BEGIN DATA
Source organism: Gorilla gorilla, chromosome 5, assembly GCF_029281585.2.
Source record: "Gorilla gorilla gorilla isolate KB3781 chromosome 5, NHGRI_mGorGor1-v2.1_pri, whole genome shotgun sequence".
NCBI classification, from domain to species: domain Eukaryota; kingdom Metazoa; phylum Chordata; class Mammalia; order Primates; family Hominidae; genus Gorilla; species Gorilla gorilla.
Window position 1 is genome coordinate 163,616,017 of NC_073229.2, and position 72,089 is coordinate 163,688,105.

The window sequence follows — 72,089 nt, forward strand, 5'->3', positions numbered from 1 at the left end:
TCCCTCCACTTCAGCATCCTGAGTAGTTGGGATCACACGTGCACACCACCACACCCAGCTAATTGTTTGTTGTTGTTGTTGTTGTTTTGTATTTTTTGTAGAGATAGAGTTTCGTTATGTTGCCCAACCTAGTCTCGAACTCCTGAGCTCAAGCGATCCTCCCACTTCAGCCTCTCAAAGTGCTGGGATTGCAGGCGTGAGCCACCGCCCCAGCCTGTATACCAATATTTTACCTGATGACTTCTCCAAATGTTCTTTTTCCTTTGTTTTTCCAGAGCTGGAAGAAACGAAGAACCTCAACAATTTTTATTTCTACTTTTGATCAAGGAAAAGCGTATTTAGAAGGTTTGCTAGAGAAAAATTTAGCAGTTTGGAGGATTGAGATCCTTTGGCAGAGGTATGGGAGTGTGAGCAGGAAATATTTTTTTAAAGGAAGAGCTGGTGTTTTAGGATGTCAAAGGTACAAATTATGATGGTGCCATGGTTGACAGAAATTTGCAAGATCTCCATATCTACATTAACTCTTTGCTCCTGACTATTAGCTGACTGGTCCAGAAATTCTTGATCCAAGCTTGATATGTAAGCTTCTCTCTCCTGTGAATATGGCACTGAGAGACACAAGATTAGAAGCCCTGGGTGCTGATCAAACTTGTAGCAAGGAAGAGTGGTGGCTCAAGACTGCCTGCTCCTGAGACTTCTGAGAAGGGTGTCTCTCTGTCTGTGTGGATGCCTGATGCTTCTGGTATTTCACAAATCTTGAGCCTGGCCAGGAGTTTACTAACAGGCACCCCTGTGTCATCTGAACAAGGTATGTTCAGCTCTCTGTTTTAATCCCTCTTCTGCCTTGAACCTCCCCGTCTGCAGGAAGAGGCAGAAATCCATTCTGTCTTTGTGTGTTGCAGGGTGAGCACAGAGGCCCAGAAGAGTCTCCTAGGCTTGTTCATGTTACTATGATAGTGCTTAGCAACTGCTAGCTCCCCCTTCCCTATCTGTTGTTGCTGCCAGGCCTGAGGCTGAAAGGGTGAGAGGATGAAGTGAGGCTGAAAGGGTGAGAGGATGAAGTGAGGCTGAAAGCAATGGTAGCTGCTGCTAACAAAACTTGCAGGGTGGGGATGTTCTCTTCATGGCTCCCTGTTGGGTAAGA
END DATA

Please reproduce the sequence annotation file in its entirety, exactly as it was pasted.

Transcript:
Source organism: Gorilla gorilla, chromosome 5, assembly GCF_029281585.2.
Source record: "Gorilla gorilla gorilla isolate KB3781 chromosome 5, NHGRI_mGorGor1-v2.1_pri, whole genome shotgun sequence".
NCBI classification, from domain to species: domain Eukaryota; kingdom Metazoa; phylum Chordata; class Mammalia; order Primates; family Hominidae; genus Gorilla; species Gorilla gorilla.
Window position 1 is genome coordinate 163,616,017 of NC_073229.2, and position 72,089 is coordinate 163,688,105.

The window sequence follows — 72,089 nt, forward strand, 5'->3', positions numbered from 1 at the left end:
TCCCTCCACTTCAGCATCCTGAGTAGTTGGGATCACACGTGCACACCACCACACCCAGCTAATTGTTTGTTGTTGTTGTTGTTGTTTTGTATTTTTTGTAGAGATAGAGTTTCGTTATGTTGCCCAACCTAGTCTCGAACTCCTGAGCTCAAGCGATCCTCCCACTTCAGCCTCTCAAAGTGCTGGGATTGCAGGCGTGAGCCACCGCCCCAGCCTGTATACCAATATTTTACCTGATGACTTCTCCAAATGTTCTTTTTCCTTTGTTTTTCCAGAGCTGGAAGAAACGAAGAACCTCAACAATTTTTATTTCTACTTTTGATCAAGGAAAAGCGTATTTAGAAGGTTTGCTAGAGAAAAATTTAGCAGTTTGGAGGATTGAGATCCTTTGGCAGAGGTATGGGAGTGTGAGCAGGAAATATTTTTTTAAAGGAAGAGCTGGTGTTTTAGGATGTCAAAGGTACAAATTATGATGGTGCCATGGTTGACAGAAATTTGCAAGATCTCCATATCTACATTAACTCTTTGCTCCTGACTATTAGCTGACTGGTCCAGAAATTCTTGATCCAAGCTTGATATGTAAGCTTCTCTCTCCTGTGAATATGGCACTGAGAGACACAAGATTAGAAGCCCTGGGTGCTGATCAAACTTGTAGCAAGGAAGAGTGGTGGCTCAAGACTGCCTGCTCCTGAGACTTCTGAGAAGGGTGTCTCTCTGTCTGTGTGGATGCCTGATGCTTCTGGTATTTCACAAATCTTGAGCCTGGCCAGGAGTTTACTAACAGGCACCCCTGTGTCATCTGAACAAGGTATGTTCAGCTCTCTGTTTTAATCCCTCTTCTGCCTTGAACCTCCCCGTCTGCAGGAAGAGGCAGAAATCCATTCTGTCTTTGTGTGTTGCAGGGTGAGCACAGAGGCCCAGAAGAGTCTCCTAGGCTTGTTCATGTTACTATGATAGTGCTTAGCAACTGCTAGCTCCCCCTTCCCTATCTGTTGTTGCTGCCAGGCCTGAGGCTGAAAGGGTGAGAGGATGAAGTGAGGCTGAAAGGGTGAGAGGATGAAGTGAGGCTGAAAGCAATGGTAGCTGCTGCTAACAAAACTTGCAGGGTGGGGATGTTCTCTTCATGGCTCCCTGTTGGGTAAGA